The Workers Solidarity Alliance stands in solidarity with all of the people brutalized, kidnapped, and put in cages by the police in Oakland, California—and around the world—as more and more people defy the sanctity of private property and capital and put human life before the profit margins of the people who own and operate our world.
On January 28, 2012, people from Oakland and beyond bravely attempted to take an abandoned building to build a community center for living space, organizing infrastructure, medical facilities, and so on. It is absurd that huge buildings lay empty while families live in the streets and are denied basic access to shelter, food, and the necessities of human life. But such is the logic of capitalism.
Posted on January 31st, 2012
Two Reviews of Christian Anarchism: A Political Commentary on the Gospel
By Nathan Jun; Al Tucker
Alexandre Christoyannopoulos’ Christian Anarchism is a meticulously researched but readily accessible survey of an often overlooked and frequently misunderstood anarchist tradition. As he explains in the introduction, “Anarchism is not all there is to Christianity. The point which some describe as the overlap of the two separate traditions, however, seems to be precisely where others argue that Christianity logically leads to some form of anarchism… The aim of this book is to focus on this overlap, and therefore solely on the anarchist political implications of Christianity. That is, this book focuses solely on the view that Christianity implies a (peculiarly Christian) type of anarchism” (7). There is no question that Christian Anarchism meets its stated aim, and this in two ways: first, by offering a richly detailed overview of Christian anarchist theory vis-à-vis its key thinkers and schools of thought; and second, by vividly demonstrating how Christian anarchists have attempted, and continue to attempt, to live their ideas in practice.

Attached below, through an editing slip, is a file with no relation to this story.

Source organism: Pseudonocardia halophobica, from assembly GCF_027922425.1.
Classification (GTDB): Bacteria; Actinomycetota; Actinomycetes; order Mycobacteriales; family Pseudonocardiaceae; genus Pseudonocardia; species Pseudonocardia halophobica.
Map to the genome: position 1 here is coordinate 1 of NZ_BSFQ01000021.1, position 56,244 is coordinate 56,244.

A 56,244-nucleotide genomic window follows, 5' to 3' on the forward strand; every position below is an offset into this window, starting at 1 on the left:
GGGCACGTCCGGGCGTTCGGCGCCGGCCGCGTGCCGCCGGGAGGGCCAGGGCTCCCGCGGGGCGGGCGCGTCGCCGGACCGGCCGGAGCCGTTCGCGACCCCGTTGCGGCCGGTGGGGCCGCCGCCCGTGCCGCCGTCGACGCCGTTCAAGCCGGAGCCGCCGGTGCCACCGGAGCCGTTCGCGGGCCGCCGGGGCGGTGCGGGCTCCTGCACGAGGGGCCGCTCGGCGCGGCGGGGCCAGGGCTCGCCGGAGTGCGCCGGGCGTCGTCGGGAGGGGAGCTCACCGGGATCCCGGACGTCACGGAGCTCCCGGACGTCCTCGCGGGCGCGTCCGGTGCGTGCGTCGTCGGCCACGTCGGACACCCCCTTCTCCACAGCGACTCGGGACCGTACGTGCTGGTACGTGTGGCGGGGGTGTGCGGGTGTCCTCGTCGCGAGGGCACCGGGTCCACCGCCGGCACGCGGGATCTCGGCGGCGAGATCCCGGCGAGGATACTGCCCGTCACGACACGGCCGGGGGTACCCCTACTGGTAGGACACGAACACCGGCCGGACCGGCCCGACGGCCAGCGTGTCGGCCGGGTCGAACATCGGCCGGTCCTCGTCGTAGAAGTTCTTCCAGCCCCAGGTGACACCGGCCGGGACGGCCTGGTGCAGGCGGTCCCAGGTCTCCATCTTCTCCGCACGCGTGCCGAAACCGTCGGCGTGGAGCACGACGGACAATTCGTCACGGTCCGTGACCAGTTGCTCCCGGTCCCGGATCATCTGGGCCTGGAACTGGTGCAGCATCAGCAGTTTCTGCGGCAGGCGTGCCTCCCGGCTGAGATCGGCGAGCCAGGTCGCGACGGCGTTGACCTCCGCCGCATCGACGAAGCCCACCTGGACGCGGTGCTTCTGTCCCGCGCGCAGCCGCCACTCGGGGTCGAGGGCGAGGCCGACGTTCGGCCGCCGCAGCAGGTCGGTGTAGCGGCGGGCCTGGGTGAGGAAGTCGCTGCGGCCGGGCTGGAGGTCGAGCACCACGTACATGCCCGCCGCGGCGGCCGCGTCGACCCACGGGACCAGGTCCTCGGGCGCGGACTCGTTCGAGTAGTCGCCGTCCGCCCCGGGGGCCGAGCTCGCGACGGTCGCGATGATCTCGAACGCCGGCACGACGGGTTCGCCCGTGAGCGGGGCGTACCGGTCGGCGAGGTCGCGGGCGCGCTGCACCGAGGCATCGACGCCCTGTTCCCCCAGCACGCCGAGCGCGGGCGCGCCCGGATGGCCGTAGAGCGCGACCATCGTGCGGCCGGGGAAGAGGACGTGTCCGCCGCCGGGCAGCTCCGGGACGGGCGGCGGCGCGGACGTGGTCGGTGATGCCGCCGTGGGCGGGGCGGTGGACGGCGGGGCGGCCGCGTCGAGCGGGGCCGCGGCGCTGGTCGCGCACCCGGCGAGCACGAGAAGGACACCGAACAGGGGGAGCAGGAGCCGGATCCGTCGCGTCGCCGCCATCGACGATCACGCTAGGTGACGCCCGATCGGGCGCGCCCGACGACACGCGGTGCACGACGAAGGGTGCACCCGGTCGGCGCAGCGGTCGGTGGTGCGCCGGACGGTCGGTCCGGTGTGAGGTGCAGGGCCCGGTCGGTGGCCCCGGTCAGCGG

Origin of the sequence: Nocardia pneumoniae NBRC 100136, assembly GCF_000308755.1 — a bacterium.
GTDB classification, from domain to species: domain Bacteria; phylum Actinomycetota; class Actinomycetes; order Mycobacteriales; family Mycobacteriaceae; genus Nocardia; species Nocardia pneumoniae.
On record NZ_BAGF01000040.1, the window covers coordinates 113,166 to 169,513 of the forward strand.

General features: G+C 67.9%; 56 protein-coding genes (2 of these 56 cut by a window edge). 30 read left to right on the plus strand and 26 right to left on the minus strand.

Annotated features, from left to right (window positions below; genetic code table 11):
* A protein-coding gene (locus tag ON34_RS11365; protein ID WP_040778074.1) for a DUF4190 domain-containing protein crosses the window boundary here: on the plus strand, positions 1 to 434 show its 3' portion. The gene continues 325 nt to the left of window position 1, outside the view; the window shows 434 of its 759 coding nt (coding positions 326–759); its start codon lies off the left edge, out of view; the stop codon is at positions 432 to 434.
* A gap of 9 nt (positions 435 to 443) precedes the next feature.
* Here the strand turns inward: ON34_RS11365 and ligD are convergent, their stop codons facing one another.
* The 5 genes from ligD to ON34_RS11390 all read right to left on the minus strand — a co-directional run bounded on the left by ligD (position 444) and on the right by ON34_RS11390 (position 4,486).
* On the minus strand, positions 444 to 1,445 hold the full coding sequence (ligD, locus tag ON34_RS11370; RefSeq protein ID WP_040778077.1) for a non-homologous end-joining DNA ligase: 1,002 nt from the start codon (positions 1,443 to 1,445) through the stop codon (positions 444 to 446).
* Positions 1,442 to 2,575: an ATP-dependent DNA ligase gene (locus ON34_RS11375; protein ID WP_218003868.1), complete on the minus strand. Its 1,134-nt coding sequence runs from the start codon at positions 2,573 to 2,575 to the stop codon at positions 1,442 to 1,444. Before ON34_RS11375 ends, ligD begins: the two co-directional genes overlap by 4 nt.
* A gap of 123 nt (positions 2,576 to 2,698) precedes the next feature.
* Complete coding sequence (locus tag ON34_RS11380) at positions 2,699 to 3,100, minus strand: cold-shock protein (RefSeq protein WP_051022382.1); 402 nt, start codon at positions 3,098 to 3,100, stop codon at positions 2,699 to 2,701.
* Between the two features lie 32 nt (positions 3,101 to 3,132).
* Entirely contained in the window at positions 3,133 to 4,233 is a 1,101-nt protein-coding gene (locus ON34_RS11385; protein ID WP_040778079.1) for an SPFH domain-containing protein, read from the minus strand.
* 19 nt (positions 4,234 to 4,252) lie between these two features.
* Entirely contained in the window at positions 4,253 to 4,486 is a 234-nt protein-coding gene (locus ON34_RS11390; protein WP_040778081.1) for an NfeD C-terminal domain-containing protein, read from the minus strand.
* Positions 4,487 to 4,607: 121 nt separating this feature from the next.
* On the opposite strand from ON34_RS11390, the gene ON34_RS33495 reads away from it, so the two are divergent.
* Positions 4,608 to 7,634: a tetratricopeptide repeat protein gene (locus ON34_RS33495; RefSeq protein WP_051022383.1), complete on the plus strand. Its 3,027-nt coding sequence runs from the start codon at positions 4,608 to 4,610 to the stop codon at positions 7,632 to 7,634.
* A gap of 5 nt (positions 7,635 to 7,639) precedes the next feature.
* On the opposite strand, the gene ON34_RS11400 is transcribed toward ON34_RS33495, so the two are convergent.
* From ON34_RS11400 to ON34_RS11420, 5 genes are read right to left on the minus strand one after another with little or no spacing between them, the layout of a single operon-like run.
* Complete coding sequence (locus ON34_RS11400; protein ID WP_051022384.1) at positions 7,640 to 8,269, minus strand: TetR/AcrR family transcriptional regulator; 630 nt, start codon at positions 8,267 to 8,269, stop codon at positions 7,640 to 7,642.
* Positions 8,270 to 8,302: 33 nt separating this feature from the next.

Posted on December 25th, 2011
International Libertarian Statement of Solidarity with the Egyptian popular Struggle